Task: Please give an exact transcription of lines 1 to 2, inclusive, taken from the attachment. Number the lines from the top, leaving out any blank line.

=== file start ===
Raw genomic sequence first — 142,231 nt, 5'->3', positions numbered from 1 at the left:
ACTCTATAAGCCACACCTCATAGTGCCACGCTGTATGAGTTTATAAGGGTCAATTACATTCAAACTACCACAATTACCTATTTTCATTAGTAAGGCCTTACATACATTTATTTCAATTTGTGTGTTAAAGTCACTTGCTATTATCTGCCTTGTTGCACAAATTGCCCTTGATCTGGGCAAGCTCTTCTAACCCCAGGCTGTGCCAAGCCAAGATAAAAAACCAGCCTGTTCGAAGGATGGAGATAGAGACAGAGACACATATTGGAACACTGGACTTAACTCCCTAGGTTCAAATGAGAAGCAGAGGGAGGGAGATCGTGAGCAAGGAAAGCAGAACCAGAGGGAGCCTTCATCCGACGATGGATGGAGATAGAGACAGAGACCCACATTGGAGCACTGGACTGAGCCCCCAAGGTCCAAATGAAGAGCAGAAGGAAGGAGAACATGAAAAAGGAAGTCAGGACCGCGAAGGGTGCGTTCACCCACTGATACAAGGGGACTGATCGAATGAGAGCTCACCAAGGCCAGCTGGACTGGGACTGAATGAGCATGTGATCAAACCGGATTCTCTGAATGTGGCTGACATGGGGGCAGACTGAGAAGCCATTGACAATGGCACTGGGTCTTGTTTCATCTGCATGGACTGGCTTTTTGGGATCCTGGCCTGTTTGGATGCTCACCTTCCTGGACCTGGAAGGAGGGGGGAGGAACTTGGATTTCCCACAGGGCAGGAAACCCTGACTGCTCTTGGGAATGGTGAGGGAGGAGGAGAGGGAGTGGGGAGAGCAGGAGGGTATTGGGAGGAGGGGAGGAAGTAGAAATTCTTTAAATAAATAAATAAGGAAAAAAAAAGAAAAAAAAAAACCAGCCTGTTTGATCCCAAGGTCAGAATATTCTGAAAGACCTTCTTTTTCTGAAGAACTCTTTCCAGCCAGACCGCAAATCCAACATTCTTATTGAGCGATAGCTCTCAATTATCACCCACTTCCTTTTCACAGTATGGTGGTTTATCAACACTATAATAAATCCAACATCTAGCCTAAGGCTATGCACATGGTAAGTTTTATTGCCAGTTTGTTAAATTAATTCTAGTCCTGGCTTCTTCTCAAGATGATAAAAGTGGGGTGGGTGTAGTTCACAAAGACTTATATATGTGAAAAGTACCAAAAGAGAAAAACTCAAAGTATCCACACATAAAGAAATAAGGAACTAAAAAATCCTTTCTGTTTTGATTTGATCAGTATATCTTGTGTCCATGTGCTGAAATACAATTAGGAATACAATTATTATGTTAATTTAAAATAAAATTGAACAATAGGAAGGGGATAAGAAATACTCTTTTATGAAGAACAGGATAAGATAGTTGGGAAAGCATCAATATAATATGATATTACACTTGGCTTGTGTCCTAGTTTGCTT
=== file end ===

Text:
Raw genomic sequence first — 142,231 nt, 5'->3', positions numbered from 1 at the left:
ACTCTATAAGCCACACCTCATAGTGCCACGCTGTATGAGTTTATAAGGGTCAATTACATTCAAACTACCACAATTACCTATTTTCATTAGTAAGGCCTTACATACATTTATTTCAATTTGTGTGTTAAAGTCACTTGCTATTATCTGCCTTGTTGCACAAATTGCCCTTGATCTGGGCAAGCTCTTCTAACCCCAGGCTGTGCCAAGCCAAGATAAAAAACCAGCCTGTTCGAAGGATGGAGATAGAGACAGAGACACATATTGGAACACTGGACTTAACTCCCTAGGTTCAAATGAGAAGCAGAGGGAGGGAGATCGTGAGCAAGGAAAGCAGAACCAGAGGGAGCCTTCATCCGACGATGGATGGAGATAGAGACAGAGACCCACATTGGAGCACTGGACTGAGCCCCCAAGGTCCAAATGAAGAGCAGAAGGAAGGAGAACATGAAAAAGGAAGTCAGGACCGCGAAGGGTGCGTTCACCCACTGATACAAGGGGACTGATCGAATGAGAGCTCACCAAGGCCAGCTGGACTGGGACTGAATGAGCATGTGATCAAACCGGATTCTCTGAATGTGGCTGACATGGGGGCAGACTGAGAAGCCATTGACAATGGCACTGGGTCTTGTTTCATCTGCATGGACTGGCTTTTTGGGATCCTGGCCTGTTTGGATGCTCACCTTCCTGGACCTGGAAGGAGGGGGGAGGAACTTGGATTTCCCACAGGGCAGGAAACCCTGACTGCTCTTGGGAATGGTGAGGGAGGAGGAGAGGGAGTGGGGAGAGCAGGAGGGTATTGGGAGGAGGGGAGGAAGTAGAAATTCTTTAAATAAATAAATAAGGAAAAAAAAAGAAAAAAAAAAACCAGCCTGTTTGATCCCAAGGTCAGAATATTCTGAAAGACCTTCTTTTTCTGAAGAACTCTTTCCAGCCAGACCGCAAATCCAACATTCTTATTGAGCGATAGCTCTCAATTATCACCCACTTCCTTTTCACAGTATGGTGGTTTATCAACACTATAATAAATCCAACATCTAGCCTAAGGCTATGCACATGGTAAGTTTTATTGCCAGTTTGTTAAATTAATTCTAGTCCTGGCTTCTTCTCAAGATGATAAAAGTGGGGTGGGTGTAGTTCACAAAGACTTATATATGTGAAAAGTACCAAAAGAGAAAAACTCAAAGTATCCACACATAAAGAAATAAGGAACTAAAAAATCCTTTCTGTTTTGATTTGATCAGTATATCTTGTGTCCATGTGCTGAAATACAATTAGGAATACAATTATTATGTTAATTTAAAATAAAATTGAACAATAGGAAGGGGATAAGAAATACTCTTTTATGAAGAACAGGATAAGATAGTTGGGAAAGCATCAATATAATATGATATTACACTTGGCTTGTGTCCTAGTTTGCTT